While the LSD trip that had sent me to California was a "good trip" and the trip on McKenna's shrooms was a "bad trip," they both propelled me on. A couple of days after the psilocybin trip, the resolve to go forward with the creation of a psychedelic magazine took hold of me. I contacted Will Nofke, a new age radio host who had done a series of interviews about psychedelics with Albert Hofmann, Timothy Leary, Terence McKenna and Andrew Weil on Berkeley's Pacifica station KPFA, and asked him for the tapes to transcribe and publish the content. He sent me the tapes and granted me the permission. On New Years Eve — as 1983 was becoming 1984 — I stayed home alone. I finished transcribing the last of the tapes — the Leary interview — while watching the avant-garde video artist Nam June Paik host a very special New Years Eve 1984 show titled Good Morning, Mr. Orwell on PBS' Alive From Off Center, featuring many of my culture heroes: Laurie Anderson, John Cage, Allen Ginsberg, and Paik himself. Later I would have my first date with my wife Eve at a Nam June Paik exhibit in San Jose, California and I would co-create a TV show proposal and sample titled "The R.U. Sirius Show" for the consideration of PBS with John Sanborn, the Producer of Alive From Off Center. When the show ended, I channel surfed and found Timothy Leary on a silly, long forgotten entertainment talk show (I have mercifully forgotten the host). It was lame, but still, it was Timmy on network TV. A great signifier for the beginning of a new life. As 1984 dawned, I started reaching out to find compatriots to be part of a magazine that would be called High Frontiers and later Reality Hackers and then finally MONDO 2000.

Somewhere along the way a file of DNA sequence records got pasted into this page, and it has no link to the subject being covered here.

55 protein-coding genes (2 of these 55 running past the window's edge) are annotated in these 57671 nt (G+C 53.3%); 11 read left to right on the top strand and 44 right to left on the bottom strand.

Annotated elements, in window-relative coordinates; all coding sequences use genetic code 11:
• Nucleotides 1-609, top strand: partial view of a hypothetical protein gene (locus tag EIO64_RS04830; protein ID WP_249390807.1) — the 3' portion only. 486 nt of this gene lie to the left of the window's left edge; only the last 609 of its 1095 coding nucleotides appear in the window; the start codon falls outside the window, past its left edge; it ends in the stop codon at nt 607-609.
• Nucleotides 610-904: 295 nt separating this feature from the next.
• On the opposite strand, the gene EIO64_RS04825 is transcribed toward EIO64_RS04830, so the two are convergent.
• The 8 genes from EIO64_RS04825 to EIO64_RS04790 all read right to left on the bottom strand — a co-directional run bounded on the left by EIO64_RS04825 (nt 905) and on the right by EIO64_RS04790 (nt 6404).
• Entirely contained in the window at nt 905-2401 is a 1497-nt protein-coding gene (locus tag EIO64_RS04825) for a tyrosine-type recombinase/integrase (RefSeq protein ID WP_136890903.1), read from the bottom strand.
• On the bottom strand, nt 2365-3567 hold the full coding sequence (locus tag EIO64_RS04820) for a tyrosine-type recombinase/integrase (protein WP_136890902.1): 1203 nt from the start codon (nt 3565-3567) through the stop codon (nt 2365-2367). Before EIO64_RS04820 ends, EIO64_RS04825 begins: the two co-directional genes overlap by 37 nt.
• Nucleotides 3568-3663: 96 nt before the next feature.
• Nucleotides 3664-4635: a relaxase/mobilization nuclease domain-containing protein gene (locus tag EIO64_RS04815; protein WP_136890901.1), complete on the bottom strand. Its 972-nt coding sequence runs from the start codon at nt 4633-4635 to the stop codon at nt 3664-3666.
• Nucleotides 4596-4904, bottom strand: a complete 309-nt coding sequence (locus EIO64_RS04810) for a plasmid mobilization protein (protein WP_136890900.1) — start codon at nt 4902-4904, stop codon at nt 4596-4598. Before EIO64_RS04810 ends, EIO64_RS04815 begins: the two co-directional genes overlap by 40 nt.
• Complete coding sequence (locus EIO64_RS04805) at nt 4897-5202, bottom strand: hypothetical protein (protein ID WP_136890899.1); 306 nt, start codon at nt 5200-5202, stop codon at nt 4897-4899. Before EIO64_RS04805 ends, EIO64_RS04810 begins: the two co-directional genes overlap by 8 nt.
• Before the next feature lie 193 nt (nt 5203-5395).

See Also:
Counterculture and the Tech Revolution
Steve Wozniak v. Stephen Colbert - and Other Pranks
Robert Anton Wilson 1932-2007
Neil Gaiman Has Lost His Clothes
Is The Net Good For Writers?

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Eight Druggiest Rock Star Stories



The following is an excerpt from Everybody Must Get Stoned: Rock Stars on Drugs. The book was inspired by Paul McCartney on Drugs, an article I wrote for 10 Zen Monkeys in January of 2007.

In researching this particular section, I relied heavily upon two great sources: Please Kill Me: The Uncensored Oral History of Punk (An Evergreen book) by Legs McNeil and Gillian McCain and High Times magazine. Other major sources for the book included Celebrity Stoner and a great book titled Waiting For The Man: The Story of Drugs and Popular Music by Harry Shapiro.






During the latter half of the twentieth century, rock stars were privileged with the opportunity to experience just about every imaginable thrill. They were young, they were aggressive, many of them were wealthy, they were in a culture where thumbing your nose at authority was the rule rather than the exception, and they were treated like sex gods by members of the opposite or desired gender. And, of course, there were plenty of drugs around to get crazy with. These are some of the twisted highlights or low-lights of rock star behavior related to drugs.





1. Blood of the Stooges

In 1969-1970, Iggy Pop and his seminal proto-punk band the Stooges lived together outside Detroit in a house they nicknamed "Fun House." (They also named an album for it.) Besides writing and recording music, they were injecting massive amounts of drugs, mostly heroin. When setting up a hit, the Stooges would squirt the blood out of their syringes and shoot it all over the walls and ceilings. After a while, enough blood had accumulated on the apartment's walls to create a sort-of degraded smack addict's Jackson Pollock mural. Ron Asheton, the only Stooge member who was not a junkie and who lived elsewhere, described it "...a lot of times there would be fresh stuff. Then it would dry on to the table or on the floor.... I wish I was smart enough to take pictures of it because it would have been a masterpiece."